Meditation is hard

About two weeks ago Abby and I started a daily meditation practice in the morning. We’re still at it.

Recently I’ve seen some articles about meditation habits and difficulty.

The plain fact is that meditation is hard. There might be some kind of stereotype of meditation as “relaxing” or as blissing out or some such thing, but actually, meditation is quite hard.

Why is it so hard, and does putting effort into it somehow violate the point of it?

Difficulty of meditation


For me, there is always some physical difficulty in doing sitting meditation. Sitting “perfectly upright” is not easy for me when my legs are crossed and on the floor, because I’m not all that flexible where it matters (I’ve been working on that for years, with real incremental progress).

And because of asymmetry, I use a different “dominant” leg alternating days. Trying to relax is difficult because the default result is slumping.


I slip into daydreams and weird thoughts very easily during meditation. I’ll have thoughts about things I need to do for the day, things I needed to do yesterday, or events coming up in weeks, or events in the past. In a single ten-minute session of meditation I might experience sadness over something, anxiety, anger, disgust, relief, excitement, you name it! My mind will go all over the place. If there are people who are blissing out doing meditation, I don’t know if I’m the same species as them.

Way back when I first started meditation, my main problem was actually that I would get disappointed and disgusted about my thoughts during meditation, and this of course created a cycle of more unrest during meditation. I got one important insight out of this: that I had a lifelong habit of hating myself, of perfectionism that I needed to let go of. When I realized this, I was able to break the cycle, both in meditation and in my “regular” life. I still have silly thoughts during meditation, but the difference now is that I don’t let them take over. They are what they are, and I return to the breath, return to posture.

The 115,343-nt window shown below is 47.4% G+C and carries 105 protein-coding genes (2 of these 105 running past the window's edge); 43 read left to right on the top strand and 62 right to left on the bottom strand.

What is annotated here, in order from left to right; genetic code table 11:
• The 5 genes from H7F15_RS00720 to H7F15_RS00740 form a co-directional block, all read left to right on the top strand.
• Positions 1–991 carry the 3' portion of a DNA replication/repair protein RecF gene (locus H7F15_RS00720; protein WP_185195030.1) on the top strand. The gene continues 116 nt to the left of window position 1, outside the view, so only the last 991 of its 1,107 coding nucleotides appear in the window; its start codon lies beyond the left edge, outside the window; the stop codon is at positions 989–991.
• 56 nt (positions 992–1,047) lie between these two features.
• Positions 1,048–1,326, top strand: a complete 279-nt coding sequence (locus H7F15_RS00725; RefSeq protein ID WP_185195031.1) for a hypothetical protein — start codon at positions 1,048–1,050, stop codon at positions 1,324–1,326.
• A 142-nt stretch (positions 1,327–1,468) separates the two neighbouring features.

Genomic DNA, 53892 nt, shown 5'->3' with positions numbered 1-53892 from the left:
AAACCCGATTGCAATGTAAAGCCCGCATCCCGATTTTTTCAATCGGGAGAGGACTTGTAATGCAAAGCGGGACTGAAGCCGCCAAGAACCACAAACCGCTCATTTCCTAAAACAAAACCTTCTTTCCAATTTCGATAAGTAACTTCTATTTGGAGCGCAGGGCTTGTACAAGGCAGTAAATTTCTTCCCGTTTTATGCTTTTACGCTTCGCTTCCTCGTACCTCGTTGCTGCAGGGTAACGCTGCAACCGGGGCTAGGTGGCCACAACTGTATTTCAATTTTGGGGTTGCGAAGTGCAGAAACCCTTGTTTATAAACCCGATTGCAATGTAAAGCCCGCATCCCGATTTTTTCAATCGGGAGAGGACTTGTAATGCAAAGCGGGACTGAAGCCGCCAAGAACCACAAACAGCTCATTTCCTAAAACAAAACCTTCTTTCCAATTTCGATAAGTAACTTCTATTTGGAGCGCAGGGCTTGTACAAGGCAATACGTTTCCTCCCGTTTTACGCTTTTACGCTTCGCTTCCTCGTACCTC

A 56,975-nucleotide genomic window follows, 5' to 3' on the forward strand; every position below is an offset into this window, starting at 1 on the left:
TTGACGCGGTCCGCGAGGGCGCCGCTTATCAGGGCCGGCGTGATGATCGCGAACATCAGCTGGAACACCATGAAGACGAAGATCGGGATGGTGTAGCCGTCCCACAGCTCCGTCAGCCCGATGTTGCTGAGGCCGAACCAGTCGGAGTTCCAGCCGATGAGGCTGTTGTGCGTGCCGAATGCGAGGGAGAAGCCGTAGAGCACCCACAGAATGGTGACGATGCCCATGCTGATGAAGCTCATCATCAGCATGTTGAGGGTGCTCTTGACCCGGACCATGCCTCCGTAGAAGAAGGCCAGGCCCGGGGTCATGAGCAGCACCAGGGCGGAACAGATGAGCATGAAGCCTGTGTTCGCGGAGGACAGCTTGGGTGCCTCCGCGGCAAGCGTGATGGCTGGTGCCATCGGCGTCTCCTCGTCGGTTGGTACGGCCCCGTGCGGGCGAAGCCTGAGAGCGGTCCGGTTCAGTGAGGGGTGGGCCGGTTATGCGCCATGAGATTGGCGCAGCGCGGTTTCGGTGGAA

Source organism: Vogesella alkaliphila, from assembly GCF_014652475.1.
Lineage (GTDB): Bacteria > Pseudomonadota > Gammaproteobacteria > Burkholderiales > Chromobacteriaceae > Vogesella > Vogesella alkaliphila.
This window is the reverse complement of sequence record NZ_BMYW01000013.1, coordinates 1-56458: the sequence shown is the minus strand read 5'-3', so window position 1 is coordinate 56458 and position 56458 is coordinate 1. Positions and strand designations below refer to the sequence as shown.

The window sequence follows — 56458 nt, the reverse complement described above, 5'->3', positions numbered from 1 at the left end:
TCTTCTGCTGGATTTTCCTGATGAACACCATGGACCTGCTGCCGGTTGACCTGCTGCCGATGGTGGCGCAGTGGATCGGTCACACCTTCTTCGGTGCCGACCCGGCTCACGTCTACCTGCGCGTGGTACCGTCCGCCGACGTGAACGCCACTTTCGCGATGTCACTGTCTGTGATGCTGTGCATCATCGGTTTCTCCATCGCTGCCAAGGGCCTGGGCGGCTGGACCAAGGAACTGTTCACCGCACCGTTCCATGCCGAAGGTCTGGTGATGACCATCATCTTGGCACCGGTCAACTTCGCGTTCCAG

Also, a year ago when I first started sitting with people, I got very self-conscious and worried about what they thought about my posture or breathing or whatever. After a couple of months, that anxiety completely disappeared. I’m doing what I’m doing; what is the point of adding extraneous thoughts and worries?


What level of effort do I apply when meditating? I think I go by feel. Basically, if I believe that putting a certain amount of effort in will disrupt me worse than the chaos that already exists, then I pull back. If I’m perpetually adjusting my shoulders or legs, then that will dominate the whole experience and I will be unsettled. If I try too hard to control my mind and make sure it doesn’t wander too far, then that can backfire too.

So I currently do more modest things that I believe from experience will not backfire. I’ll straighten my back enough to reboot my breath and awareness, but then let go of focusing on my back, and move to something else instead.

Also helpful to me has been returning to an awareness of external noises (such as humming of appliances or traffic outside). This is because in the past, sometimes I would zone out and not be aware of external noises, and when the ending bell sounded, I would be startled and know instantly that I had zoned out instead of being present. Paying attention to physical sensations in my body as well as external noises outside my control has been helpful.


Meditation is hard work. There is no shortage of instruction on how to do it, but like everything else, I don’t really know any way to do it other than honest personal trial and error and experience.

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